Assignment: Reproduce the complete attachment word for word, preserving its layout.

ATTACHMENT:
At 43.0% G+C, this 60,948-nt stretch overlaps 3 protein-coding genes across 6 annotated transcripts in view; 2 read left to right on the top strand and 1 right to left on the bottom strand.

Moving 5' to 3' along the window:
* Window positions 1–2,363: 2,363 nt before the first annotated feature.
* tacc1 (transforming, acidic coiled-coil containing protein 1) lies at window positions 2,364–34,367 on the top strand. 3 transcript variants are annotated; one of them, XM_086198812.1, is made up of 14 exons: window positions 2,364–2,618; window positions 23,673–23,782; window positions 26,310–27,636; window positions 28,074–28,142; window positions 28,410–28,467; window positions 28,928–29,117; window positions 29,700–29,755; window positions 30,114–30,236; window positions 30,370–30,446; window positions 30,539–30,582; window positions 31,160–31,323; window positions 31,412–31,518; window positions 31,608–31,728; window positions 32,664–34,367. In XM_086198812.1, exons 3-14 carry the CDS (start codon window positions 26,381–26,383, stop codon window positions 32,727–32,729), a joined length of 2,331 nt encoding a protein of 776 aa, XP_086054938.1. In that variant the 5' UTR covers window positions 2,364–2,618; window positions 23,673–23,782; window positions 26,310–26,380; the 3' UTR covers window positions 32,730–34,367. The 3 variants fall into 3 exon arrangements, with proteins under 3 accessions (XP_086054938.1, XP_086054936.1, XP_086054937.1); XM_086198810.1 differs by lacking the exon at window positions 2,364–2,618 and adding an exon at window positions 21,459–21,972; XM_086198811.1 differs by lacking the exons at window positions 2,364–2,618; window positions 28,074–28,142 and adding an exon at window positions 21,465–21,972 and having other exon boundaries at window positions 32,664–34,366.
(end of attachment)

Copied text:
At 43.0% G+C, this 60,948-nt stretch overlaps 3 protein-coding genes across 6 annotated transcripts in view; 2 read left to right on the top strand and 1 right to left on the bottom strand.

Moving 5' to 3' along the window:
* Window positions 1–2,363: 2,363 nt before the first annotated feature.
* tacc1 (transforming, acidic coiled-coil containing protein 1) lies at window positions 2,364–34,367 on the top strand. 3 transcript variants are annotated; one of them, XM_086198812.1, is made up of 14 exons: window positions 2,364–2,618; window positions 23,673–23,782; window positions 26,310–27,636; window positions 28,074–28,142; window positions 28,410–28,467; window positions 28,928–29,117; window positions 29,700–29,755; window positions 30,114–30,236; window positions 30,370–30,446; window positions 30,539–30,582; window positions 31,160–31,323; window positions 31,412–31,518; window positions 31,608–31,728; window positions 32,664–34,367. In XM_086198812.1, exons 3-14 carry the CDS (start codon window positions 26,381–26,383, stop codon window positions 32,727–32,729), a joined length of 2,331 nt encoding a protein of 776 aa, XP_086054938.1. In that variant the 5' UTR covers window positions 2,364–2,618; window positions 23,673–23,782; window positions 26,310–26,380; the 3' UTR covers window positions 32,730–34,367. The 3 variants fall into 3 exon arrangements, with proteins under 3 accessions (XP_086054938.1, XP_086054936.1, XP_086054937.1); XM_086198810.1 differs by lacking the exon at window positions 2,364–2,618 and adding an exon at window positions 21,459–21,972; XM_086198811.1 differs by lacking the exons at window positions 2,364–2,618; window positions 28,074–28,142 and adding an exon at window positions 21,465–21,972 and having other exon boundaries at window positions 32,664–34,366.